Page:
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There’s a singular kind of self-aware charm that surrounds the 5-man indie rock group Hippo Campus. Hailing from St. Paul, Minn., the band didn’t take long to win over the audience at their Friday afternoon set at the Governors Ball music festival. They led with a song with less name recognition than hits like “Buttercup” or “Way it Goes” — “Doubt,” a standout from their newest album “Bambi.” The song was written by lead singer Jake Luppen, whose vocals sounded even more vibrant and meticulous in person. He grabbed the mic and weaved his way around the choppy satire of its opening lines: “Good guy, it’s a toss-up / so sweet, but she’s a little fucked up.” As Luppen launched into the back-and-forth self-deprecation of “Doubt,” he flashed his signature goofy grin. Even on the more earnest choruses, he couldn’t quite wipe the smile off his face.
Hippo Campus wasn’t afraid to show off how much fun they had on stage. They transitioned into “Bambi,” the lead single off their newest album, with was met with screams of recognition and the bathing of the stage in on-brand pink lights. The lyrics seemed to fit Luppen perfectly — self-aware and precise, he leaned in and out of the push-pull notes on the chorus. Eyes trained on the crowd, he danced around the stage as though there was nothing else he would rather be doing.
Closing out “Bambi,” Luppen took his sunglasses off for the first time during the set and warmed up the crowd with a cheerful “Thanks so much for coming!” He seemed entirely comfortable. The band moved through their discography with similar energy, alternating almost evenly between songs off “Bambi” and their older album and EPs. They seemed to enjoy showing one another off, smiling affectionately as they shared the spotlight.
Known for performing instrumental sections in the middle of songs and taking their time, they integrated guitar solos and trumpet riffs into sprawling numbers without losing too much steam. Drummer Whistler Allen was integral to sustaining the crowd’s energy, as was the evident passion each performer doled out evenly to both vocal and instrumental sections.
After warming up the crowd with some of the sugary, warm-tinted indie pop that had first made them famous, the band turned to their more introspective discography. On the aptly-titled “Bubbles,” Luppen flooded the audience with gurgling sound and sang the syncopated hook: “You could call me irregular / I'm a basic fix for a better man / Seasons change I'm a maniac / For a better known with a bitter end.”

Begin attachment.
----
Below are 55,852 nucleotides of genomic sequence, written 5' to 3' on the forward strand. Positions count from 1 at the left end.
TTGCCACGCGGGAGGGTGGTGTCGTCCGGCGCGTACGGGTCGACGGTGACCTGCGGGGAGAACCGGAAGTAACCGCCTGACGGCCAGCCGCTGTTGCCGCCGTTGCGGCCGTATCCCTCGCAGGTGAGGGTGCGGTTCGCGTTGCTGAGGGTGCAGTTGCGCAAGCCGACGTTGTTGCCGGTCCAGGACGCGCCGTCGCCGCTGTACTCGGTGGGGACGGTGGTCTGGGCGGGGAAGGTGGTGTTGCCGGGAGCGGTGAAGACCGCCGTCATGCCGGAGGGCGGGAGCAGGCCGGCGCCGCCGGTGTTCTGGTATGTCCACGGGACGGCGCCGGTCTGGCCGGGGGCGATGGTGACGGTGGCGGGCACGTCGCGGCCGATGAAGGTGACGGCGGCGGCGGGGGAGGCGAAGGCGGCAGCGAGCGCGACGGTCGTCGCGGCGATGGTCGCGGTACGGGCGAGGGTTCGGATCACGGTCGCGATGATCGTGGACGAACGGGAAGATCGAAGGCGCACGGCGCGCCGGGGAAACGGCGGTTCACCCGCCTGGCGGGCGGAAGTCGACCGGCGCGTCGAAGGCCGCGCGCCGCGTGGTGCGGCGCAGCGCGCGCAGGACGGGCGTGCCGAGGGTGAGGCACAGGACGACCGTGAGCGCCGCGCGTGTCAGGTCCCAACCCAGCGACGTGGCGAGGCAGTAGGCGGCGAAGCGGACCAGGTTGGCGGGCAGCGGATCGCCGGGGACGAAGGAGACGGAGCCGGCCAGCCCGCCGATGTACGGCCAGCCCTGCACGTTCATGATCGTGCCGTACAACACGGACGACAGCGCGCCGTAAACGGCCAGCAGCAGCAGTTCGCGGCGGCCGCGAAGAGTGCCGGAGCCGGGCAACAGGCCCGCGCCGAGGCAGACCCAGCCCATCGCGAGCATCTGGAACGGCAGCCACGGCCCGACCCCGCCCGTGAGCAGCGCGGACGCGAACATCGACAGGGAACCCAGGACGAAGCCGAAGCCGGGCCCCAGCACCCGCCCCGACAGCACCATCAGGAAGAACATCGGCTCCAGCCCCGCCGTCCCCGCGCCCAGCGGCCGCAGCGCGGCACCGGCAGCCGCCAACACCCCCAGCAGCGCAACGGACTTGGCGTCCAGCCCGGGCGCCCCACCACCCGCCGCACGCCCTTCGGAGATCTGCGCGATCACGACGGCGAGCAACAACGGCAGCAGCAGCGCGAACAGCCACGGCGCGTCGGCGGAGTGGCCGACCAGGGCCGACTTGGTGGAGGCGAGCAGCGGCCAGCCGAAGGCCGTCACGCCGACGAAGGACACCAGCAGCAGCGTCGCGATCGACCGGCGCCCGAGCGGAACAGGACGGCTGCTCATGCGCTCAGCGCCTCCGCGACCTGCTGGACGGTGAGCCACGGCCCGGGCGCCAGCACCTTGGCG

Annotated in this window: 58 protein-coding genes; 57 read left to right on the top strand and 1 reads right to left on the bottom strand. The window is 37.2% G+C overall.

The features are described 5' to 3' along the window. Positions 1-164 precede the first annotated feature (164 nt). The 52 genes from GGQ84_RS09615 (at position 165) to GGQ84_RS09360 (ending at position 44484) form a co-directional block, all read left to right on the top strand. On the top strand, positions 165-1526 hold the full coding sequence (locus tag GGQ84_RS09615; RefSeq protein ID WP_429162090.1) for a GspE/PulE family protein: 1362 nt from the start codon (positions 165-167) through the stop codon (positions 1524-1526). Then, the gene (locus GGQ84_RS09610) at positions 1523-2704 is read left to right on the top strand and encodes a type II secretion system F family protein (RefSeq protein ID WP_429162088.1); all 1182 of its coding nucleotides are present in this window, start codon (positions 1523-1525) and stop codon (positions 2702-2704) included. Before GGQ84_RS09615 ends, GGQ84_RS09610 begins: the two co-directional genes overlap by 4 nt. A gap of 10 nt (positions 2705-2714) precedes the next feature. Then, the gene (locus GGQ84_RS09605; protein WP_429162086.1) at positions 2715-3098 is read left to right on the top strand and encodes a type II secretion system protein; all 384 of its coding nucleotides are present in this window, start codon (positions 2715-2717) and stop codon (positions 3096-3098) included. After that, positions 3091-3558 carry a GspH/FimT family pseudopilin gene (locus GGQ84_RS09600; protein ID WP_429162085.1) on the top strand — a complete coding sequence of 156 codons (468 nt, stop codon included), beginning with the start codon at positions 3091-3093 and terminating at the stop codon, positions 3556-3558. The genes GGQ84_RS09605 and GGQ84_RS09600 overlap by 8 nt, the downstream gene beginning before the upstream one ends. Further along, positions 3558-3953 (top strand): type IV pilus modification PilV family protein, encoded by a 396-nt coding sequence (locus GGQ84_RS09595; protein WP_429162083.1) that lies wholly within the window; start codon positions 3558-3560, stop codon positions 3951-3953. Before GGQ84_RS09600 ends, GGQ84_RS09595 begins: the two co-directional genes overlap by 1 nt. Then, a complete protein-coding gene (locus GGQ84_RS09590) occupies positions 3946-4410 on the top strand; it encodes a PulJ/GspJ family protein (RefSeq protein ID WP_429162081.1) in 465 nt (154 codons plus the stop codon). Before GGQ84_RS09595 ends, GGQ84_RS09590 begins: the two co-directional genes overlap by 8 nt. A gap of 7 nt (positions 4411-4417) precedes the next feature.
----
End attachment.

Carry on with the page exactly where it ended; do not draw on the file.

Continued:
Beneath the sunny hooks on many of their songs, a note of profound honesty in the lyrics drove the second half of the set. The band has described their newest album as a conscious move toward greater vulnerability, and said that a shift in their songwriting process was essential to this new direction. Instead of cooking up choruses as a purely collaborative effort, on “Bambi” they decided to write self-contained songs on their own, and then present those songs to the group to allow each song to have a specific voice. That individuality elevated their songwriting in a lot of ways, and somewhat unintentionally also positioned them as an interesting voice in the conversation on male mental health.
“In the past we might have been apprehensive about being super-vulnerable, but now we’re more aware of how important it is to come forward about dealing with depression or anxiety,” Lupen said in an interview with Billboard. “Because if more men are able to do that, they might be less likely to express those feelings as anger or violence.”
Turning a corner, Hippo Campus gave the eager audience a surprise — a performance of an unreleased, currently untitled song supposedly “coming out soon.” Something of a departure from their more signature mellow-electronic sound, it featured a louder, more heavy-hitting bass guitar that was complemented by the stage’s flashing strobe lights. Perhaps this leaning on Hippo Campus’s more rock-heavy influences signals a shift for the band; however, it’s not without their signature, open-book songwriting.
As they neared the end of the set, it was difficult not to feel that there was something genuinely fresh about their shiny, self-aware brand of indie rock. They integrated their experimental instrumentals surprisingly well into the live show and blended an easy charisma with insightful, self-deprecating lyrics. All in all, Hippo Campus’s live show was a delightful take on fun, traditional indie rock ballads — with impressive sonic creativity and lyrical insight.
—Staff writer Joy C. Ashford can be reached at firstname.lastname@example.org.
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